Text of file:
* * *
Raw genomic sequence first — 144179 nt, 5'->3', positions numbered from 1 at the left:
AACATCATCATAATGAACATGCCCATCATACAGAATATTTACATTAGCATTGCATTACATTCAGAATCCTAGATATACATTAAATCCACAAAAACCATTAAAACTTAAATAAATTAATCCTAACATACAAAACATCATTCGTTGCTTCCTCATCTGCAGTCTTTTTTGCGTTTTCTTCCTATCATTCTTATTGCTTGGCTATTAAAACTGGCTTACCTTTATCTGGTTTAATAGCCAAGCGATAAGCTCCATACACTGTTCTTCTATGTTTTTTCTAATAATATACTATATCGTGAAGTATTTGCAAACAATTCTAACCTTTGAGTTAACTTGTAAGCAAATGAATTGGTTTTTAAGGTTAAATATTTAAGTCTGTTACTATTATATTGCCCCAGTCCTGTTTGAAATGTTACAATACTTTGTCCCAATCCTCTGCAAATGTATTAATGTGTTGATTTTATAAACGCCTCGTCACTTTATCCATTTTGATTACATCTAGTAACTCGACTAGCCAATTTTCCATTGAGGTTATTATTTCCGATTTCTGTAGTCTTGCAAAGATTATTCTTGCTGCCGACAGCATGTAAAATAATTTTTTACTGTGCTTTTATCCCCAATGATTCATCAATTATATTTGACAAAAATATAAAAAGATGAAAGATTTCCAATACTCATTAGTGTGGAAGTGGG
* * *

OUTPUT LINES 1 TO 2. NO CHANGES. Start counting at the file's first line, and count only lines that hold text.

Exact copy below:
Raw genomic sequence first — 144179 nt, 5'->3', positions numbered from 1 at the left:
AACATCATCATAATGAACATGCCCATCATACAGAATATTTACATTAGCATTGCATTACATTCAGAATCCTAGATATACATTAAATCCACAAAAACCATTAAAACTTAAATAAATTAATCCTAACATACAAAACATCATTCGTTGCTTCCTCATCTGCAGTCTTTTTTGCGTTTTCTTCCTATCATTCTTATTGCTTGGCTATTAAAACTGGCTTACCTTTATCTGGTTTAATAGCCAAGCGATAAGCTCCATACACTGTTCTTCTATGTTTTTTCTAATAATATACTATATCGTGAAGTATTTGCAAACAATTCTAACCTTTGAGTTAACTTGTAAGCAAATGAATTGGTTTTTAAGGTTAAATATTTAAGTCTGTTACTATTATATTGCCCCAGTCCTGTTTGAAATGTTACAATACTTTGTCCCAATCCTCTGCAAATGTATTAATGTGTTGATTTTATAAACGCCTCGTCACTTTATCCATTTTGATTACATCTAGTAACTCGACTAGCCAATTTTCCATTGAGGTTATTATTTCCGATTTCTGTAGTCTTGCAAAGATTATTCTTGCTGCCGACAGCATGTAAAATAATTTTTTACTGTGCTTTTATCCCCAATGATTCATCAATTATATTTGACAAAAATATAAAAAGATGAAAGATTTCCAATACTCATTAGTGTGGAAGTGGG